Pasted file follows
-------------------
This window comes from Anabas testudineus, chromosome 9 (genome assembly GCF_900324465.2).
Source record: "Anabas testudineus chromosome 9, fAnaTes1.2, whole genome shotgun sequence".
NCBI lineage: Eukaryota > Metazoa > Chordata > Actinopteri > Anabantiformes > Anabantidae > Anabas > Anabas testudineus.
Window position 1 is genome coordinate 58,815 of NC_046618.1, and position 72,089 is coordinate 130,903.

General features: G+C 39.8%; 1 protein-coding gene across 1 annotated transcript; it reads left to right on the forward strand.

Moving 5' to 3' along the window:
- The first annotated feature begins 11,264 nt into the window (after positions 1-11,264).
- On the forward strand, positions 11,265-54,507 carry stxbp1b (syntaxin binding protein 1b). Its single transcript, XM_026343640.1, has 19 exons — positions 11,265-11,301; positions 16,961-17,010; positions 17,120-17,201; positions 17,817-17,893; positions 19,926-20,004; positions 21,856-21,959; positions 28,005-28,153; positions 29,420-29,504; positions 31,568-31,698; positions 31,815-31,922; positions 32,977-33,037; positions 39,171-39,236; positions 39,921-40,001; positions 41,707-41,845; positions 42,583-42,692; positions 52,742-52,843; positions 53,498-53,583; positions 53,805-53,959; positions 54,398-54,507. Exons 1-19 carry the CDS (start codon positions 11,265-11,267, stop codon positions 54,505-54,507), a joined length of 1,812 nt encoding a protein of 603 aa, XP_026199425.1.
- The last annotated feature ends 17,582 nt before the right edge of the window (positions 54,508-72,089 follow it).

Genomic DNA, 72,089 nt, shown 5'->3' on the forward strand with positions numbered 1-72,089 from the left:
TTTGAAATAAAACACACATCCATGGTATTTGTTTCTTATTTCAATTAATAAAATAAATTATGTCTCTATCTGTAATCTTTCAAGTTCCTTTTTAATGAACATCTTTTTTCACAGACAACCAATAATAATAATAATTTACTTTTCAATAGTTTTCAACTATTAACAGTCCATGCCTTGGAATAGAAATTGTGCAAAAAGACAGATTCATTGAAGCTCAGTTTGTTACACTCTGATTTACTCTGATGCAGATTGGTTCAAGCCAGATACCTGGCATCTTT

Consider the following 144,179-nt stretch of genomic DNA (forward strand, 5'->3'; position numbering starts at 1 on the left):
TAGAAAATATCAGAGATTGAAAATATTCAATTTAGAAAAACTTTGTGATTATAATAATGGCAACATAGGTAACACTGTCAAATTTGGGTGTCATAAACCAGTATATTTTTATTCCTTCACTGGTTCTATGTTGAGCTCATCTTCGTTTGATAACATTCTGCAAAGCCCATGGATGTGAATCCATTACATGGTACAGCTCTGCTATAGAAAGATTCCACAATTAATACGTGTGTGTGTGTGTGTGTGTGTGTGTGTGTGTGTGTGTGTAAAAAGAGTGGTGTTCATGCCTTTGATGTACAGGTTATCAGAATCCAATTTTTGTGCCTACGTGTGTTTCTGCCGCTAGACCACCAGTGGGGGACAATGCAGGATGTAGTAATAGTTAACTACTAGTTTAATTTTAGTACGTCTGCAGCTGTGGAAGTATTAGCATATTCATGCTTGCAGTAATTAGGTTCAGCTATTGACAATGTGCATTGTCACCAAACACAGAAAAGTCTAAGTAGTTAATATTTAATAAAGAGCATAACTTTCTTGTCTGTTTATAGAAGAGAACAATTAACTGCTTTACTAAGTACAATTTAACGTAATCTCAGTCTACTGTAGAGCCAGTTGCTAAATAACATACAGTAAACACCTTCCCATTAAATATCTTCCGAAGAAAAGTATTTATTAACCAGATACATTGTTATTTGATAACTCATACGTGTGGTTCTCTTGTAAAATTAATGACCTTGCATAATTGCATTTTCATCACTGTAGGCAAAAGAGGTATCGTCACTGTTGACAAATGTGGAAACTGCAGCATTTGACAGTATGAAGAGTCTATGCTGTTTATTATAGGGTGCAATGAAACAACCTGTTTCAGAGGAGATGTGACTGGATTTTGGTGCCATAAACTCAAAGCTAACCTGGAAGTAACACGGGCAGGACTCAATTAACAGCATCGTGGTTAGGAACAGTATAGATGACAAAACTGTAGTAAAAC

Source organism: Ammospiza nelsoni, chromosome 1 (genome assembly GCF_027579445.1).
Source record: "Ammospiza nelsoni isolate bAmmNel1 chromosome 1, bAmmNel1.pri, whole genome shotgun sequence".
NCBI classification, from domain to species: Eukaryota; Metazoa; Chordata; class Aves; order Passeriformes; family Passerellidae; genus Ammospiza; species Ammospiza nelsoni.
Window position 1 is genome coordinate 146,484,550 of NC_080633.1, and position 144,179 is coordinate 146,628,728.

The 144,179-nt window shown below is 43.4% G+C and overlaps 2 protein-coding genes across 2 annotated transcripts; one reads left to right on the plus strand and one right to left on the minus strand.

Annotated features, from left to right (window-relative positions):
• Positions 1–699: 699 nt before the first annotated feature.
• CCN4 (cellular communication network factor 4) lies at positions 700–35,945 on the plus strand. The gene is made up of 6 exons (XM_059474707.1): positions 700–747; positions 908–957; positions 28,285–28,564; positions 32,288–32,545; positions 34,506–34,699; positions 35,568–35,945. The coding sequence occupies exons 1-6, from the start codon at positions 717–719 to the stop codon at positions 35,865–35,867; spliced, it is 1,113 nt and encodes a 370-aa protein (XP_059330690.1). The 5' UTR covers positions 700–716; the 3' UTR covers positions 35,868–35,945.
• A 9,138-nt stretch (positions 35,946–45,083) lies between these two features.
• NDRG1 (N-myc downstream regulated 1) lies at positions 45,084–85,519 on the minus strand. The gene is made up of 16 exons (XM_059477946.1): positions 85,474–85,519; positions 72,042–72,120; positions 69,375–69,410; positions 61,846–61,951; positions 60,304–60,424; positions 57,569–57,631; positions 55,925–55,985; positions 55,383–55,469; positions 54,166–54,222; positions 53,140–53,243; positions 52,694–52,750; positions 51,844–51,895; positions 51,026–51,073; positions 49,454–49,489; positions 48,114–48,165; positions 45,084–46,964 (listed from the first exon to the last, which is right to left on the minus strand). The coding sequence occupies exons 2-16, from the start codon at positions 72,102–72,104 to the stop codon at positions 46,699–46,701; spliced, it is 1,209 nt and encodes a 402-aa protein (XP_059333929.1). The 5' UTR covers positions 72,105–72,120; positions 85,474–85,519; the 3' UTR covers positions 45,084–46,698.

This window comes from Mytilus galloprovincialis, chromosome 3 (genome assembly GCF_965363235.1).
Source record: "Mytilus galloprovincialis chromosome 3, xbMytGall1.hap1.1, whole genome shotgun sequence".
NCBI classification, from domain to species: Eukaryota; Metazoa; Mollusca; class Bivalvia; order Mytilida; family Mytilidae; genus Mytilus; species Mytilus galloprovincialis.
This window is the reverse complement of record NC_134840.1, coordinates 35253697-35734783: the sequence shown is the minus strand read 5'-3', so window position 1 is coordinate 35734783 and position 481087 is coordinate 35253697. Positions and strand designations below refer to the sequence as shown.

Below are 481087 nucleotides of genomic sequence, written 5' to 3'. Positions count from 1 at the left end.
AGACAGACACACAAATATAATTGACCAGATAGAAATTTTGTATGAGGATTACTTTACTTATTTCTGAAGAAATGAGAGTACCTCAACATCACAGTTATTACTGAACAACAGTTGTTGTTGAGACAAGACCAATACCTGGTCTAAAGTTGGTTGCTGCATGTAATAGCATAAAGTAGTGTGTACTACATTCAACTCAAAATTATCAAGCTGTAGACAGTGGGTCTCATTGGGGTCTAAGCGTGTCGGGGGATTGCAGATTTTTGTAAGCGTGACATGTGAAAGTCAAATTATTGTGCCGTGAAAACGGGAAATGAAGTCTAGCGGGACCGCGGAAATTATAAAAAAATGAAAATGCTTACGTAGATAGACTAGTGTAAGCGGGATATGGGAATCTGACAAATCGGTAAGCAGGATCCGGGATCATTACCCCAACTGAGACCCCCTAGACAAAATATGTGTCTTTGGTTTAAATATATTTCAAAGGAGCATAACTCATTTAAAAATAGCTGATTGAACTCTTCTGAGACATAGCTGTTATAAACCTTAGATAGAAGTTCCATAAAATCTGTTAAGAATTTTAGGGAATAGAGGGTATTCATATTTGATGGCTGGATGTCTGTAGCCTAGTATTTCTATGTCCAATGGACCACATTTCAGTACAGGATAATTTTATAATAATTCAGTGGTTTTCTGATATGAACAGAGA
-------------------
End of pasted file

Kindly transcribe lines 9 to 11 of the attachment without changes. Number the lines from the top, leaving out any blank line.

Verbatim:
- The last annotated feature ends 17,582 nt before the right edge of the window (positions 54,508-72,089 follow it).

Genomic DNA, 72,089 nt, shown 5'->3' on the forward strand with positions numbered 1-72,089 from the left:
TTTGAAATAAAACACACATCCATGGTATTTGTTTCTTATTTCAATTAATAAAATAAATTATGTCTCTATCTGTAATCTTTCAAGTTCCTTTTTAATGAACATCTTTTTTCACAGACAACCAATAATAATAATAATTTACTTTTCAATAGTTTTCAACTATTAACAGTCCATGCCTTGGAATAGAAATTGTGCAAAAAGACAGATTCATTGAAGCTCAGTTTGTTACACTCTGATTTACTCTGATGCAGATTGGTTCAAGCCAGATACCTGGCATCTTT